Academic journal article British Journal of Canadian Studies

On Location: Canada's Television Industry in a Global Market/Canadian Newspaper Ownership in the Era of Convergence: Rediscovering Social Responsibility

Academic journal article British Journal of Canadian Studies

On Location: Canada's Television Industry in a Global Market/Canadian Newspaper Ownership in the Era of Convergence: Rediscovering Social Responsibility

Article excerpt

Serra Tinic, On Location: Canada's Television Industry in a Global Market (Toronto: University of Toronto Press, 2005), 207 pp. Cloth. $60. £40. ISBN 0-8020-8737-X. Paper. $27.50. ISBN 0-8020-8548-2.

Walter C. Soderlund and Kai Hildebrandt (eds), Canadian Newspaper Ownership in the Era of Convergence: Rediscovering Social Responsibility (Edmonton: University of Alberta Press, 2005), 194 pp. Paper. $34.95. £19.95. ISBN 0-88864-439-6.

Here are two very different books on the Canadian media, but they have in common hard empirical research which is used to illuminate the questions with which they are concerned. Serra Tinic interviewed over fifty individuals involved in the production process in the Vancouver area as part of her consideration of the nature of the television business in that part of Canada, while Walter Soderlund and his associates combined detailed analysis of content and interviews with newspaper executives as part of their exploration of the impact of chain ownership on the Canadian press. Thus both volumes can legitimately claim that their theoretical analysis is grounded in practical realities.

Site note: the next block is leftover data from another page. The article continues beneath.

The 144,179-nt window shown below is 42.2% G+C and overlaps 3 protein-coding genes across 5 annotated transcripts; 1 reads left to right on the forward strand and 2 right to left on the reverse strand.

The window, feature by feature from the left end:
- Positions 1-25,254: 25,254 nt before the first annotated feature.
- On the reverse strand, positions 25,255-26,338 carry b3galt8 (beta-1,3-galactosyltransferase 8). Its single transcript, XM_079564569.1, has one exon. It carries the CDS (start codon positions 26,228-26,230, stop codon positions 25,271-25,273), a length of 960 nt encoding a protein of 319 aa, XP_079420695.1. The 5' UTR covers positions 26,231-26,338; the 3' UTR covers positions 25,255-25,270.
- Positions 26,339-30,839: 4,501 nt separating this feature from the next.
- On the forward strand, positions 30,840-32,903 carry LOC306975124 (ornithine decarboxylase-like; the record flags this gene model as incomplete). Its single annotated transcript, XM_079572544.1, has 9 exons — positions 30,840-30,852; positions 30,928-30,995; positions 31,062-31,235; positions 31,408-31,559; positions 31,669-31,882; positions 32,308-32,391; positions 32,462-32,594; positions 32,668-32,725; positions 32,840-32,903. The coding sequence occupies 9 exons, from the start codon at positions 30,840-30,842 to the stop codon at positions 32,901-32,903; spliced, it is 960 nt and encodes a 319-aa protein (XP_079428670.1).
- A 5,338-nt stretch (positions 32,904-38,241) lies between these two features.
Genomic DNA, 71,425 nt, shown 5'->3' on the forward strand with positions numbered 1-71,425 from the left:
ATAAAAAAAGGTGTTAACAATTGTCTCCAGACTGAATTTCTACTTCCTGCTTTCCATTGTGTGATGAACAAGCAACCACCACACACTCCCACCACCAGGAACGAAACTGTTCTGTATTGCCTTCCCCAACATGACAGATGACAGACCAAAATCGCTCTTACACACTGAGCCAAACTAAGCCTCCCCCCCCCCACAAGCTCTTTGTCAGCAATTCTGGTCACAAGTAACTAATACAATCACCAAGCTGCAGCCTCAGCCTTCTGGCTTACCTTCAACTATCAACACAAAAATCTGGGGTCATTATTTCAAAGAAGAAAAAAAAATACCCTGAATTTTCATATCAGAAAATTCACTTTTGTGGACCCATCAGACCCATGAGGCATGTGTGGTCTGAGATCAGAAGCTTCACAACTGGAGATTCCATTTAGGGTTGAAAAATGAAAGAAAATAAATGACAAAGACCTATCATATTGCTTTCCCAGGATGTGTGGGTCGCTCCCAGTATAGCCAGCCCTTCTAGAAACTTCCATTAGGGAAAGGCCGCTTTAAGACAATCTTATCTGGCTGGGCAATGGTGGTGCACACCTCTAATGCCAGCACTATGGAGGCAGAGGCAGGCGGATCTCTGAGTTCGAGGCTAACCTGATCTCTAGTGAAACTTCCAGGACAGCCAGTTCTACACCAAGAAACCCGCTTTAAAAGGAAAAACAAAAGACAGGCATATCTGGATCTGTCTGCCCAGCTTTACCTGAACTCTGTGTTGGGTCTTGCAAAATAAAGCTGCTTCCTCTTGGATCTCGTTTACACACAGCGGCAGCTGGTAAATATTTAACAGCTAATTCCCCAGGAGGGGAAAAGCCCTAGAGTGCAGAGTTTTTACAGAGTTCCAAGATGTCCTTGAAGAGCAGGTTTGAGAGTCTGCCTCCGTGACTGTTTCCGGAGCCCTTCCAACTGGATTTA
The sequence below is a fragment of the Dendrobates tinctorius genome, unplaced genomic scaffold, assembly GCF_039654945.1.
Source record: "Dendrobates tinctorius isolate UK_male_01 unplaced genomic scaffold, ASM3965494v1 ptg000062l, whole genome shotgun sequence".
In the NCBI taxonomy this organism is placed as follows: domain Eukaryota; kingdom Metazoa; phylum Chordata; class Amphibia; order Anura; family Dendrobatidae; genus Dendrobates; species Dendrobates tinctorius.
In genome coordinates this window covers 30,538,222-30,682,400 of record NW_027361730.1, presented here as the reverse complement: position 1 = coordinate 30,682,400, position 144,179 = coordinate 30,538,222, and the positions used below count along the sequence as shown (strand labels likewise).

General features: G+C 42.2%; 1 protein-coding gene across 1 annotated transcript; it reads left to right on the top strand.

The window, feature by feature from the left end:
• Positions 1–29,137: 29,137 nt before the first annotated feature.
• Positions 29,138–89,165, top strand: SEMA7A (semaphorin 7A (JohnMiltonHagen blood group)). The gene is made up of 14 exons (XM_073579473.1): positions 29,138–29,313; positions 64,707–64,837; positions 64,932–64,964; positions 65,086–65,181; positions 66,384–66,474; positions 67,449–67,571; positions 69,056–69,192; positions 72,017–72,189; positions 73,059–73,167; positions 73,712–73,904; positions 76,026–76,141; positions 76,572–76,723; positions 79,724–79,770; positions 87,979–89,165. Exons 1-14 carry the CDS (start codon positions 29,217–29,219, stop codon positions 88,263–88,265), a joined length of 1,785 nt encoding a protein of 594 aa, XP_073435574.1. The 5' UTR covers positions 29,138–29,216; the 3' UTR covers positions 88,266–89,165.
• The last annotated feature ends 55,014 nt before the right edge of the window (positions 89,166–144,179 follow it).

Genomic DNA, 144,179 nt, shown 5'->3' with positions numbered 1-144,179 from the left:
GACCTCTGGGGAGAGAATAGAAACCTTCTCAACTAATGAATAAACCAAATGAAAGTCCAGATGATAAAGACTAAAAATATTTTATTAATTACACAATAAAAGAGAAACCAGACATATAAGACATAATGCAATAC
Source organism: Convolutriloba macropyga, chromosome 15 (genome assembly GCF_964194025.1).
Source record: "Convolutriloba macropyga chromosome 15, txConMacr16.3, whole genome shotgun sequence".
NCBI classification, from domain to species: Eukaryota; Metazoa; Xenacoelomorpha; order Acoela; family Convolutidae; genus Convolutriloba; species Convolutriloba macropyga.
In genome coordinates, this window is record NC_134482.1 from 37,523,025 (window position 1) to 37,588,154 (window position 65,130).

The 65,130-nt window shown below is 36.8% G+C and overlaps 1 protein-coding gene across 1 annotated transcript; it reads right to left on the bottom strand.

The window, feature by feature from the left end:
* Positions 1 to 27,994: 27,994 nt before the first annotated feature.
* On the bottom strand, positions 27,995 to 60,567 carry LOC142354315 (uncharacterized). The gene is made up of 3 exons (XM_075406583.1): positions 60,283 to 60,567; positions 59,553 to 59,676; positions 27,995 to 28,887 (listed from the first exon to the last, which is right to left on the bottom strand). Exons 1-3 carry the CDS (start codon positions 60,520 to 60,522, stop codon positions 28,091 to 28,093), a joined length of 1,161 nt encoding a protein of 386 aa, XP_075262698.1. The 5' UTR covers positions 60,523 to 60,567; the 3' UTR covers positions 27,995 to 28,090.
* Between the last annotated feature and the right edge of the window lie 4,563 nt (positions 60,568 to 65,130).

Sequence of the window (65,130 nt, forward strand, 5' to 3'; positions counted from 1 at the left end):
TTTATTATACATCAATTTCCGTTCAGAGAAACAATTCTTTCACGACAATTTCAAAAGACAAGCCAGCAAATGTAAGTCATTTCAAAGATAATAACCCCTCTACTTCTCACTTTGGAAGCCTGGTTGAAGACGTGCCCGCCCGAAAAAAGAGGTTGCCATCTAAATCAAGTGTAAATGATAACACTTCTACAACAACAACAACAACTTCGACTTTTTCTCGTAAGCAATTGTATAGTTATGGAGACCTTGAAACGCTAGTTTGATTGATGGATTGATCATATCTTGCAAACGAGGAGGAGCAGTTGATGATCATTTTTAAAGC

Vancouver has become very important as a base for American 'runaway production', so much so that the unions in Los Angeles have started to agitate against supposedly unfair Canadian competition. Tinic explains how important this industry now is for British Columbia but she is also concerned to demonstrate that as far as indigenous Canadian material is concerned, the west coast has lost out to central Canada in recent years. The days of the series Beachcombers are presented here as something of a golden period, while the use of Vancouver in Da Vinci's Inquest (and presumably its successor) is presented as something of a decline, since that series is designed for the international market rather than as an expression of aspects of life in the west. Personally I think she is a little too enthusiastic about Beachcombers and rather hard on Da Vinci, which for this viewer combines the appeal of the cop/coroner drama series with a constant illumination of the differences between Canada and the United States in matters of policing and social policy. …

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